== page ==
Friday, July 9, 2010

Talking to foreigners

One thing that really struck me the first time I visited La Casa was that the children spoke to me, and all others in our group, using the infinitive form of verbs. They did not conjugate their verbs based on the person or tense. (For example: Yo ir al cine. Tu darme una foto.) urrggg. This annoyed me because I had worked hard to learn Spanish, even taught Spanish, and I know that conjugation of verbs is key to effectively communicating in Spanish. I asked a friend from our group, who is also a proficient Spanish speaker and had been to the Casa various times, why children did this since they also spoke to him like that. He said that they were used to communicating with foreigners that way. Wow, I thought. That really reflects how experienced these children are with having foreign visitors, given they've developed a way to communicate with their guests who generally do not know much Spanish. It's like they've created a unique form of communication which they will use if you fit a certain category of "foreign visitor." What surprised me was that they didn't differentiate. In the case of my friend and I, even though we did speak with them relatively fluently--conjugating verbs and all, most children still didn't speak normally back to us.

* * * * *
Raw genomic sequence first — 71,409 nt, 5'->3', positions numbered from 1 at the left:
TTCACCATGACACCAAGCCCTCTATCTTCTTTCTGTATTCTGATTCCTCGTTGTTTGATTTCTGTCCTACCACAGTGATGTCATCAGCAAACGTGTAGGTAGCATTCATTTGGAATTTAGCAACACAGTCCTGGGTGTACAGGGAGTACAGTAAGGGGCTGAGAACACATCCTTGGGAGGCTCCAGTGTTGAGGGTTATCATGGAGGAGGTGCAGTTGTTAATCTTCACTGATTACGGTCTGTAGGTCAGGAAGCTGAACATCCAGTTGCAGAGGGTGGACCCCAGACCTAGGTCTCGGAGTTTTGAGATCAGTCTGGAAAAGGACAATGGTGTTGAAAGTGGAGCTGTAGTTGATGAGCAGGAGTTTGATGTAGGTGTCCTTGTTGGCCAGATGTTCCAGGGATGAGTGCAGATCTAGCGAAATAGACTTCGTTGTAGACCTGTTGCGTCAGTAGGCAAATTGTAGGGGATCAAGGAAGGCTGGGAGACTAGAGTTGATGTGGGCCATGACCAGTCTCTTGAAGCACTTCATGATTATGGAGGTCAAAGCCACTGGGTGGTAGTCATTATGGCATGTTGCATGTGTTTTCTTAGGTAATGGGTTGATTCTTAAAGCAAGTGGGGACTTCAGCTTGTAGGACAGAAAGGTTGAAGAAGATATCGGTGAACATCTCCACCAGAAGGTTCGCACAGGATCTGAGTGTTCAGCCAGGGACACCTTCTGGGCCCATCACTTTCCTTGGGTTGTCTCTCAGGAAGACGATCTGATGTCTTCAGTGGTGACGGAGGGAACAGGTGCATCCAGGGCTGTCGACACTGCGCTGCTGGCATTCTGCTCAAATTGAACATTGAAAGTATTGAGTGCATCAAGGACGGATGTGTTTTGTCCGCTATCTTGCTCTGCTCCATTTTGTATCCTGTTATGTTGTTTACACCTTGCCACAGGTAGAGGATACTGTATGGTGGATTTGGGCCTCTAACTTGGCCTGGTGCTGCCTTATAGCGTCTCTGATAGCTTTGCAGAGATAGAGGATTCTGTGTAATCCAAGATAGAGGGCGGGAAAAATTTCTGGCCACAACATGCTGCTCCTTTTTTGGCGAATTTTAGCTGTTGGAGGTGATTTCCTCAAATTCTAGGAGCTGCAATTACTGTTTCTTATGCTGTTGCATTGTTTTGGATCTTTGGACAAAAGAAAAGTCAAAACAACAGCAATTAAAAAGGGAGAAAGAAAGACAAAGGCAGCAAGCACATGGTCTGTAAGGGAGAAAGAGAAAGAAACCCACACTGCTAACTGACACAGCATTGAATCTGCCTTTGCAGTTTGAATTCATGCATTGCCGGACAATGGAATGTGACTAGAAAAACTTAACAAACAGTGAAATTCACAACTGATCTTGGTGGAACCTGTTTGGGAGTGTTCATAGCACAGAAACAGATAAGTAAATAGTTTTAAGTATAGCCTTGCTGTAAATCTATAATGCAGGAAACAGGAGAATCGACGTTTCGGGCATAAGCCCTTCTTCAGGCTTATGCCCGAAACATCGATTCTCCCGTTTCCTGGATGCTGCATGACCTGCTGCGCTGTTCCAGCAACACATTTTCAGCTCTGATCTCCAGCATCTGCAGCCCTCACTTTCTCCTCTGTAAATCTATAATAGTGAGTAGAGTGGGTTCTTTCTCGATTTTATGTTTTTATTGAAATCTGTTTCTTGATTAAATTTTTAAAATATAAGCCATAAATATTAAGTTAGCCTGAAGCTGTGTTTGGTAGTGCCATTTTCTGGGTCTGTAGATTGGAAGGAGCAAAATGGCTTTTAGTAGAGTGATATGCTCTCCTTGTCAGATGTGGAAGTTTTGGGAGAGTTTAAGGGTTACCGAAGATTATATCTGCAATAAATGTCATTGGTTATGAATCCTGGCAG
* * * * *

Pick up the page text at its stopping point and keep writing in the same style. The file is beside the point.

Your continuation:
The fact that they were not speaking to me normally in Spanish annoyed me even more on this trip. Maybe because I felt that I was being 'spoken down to' (even though I understood why they did it) or maybe because I've studied and taught Spanish and understand the importance of conjugation, every time a child would speak using only the infinitive, I would cringe, like nails on the chalkboard. Therefore, when they spoke to me that way, I decided to question them as to why. Most of them responded that they did because most extranjeros did not understand if they spoke normally. I would then say that I could understand them and could they please speak to me correctly in Spanish. Some did change their ways of communicating with me after I asked them to and others were so into the infinitive habit that they didn't think to shift themselves out of 'foreigner talk mode' with me. In that case, I would usually respond back by conjugating the verb or just ask them again if they could speak to me normally. I believe that as I live there for longer and blend more into their daily routine, they will become used to speaking to me in real "non-foreigner" Spanish :)

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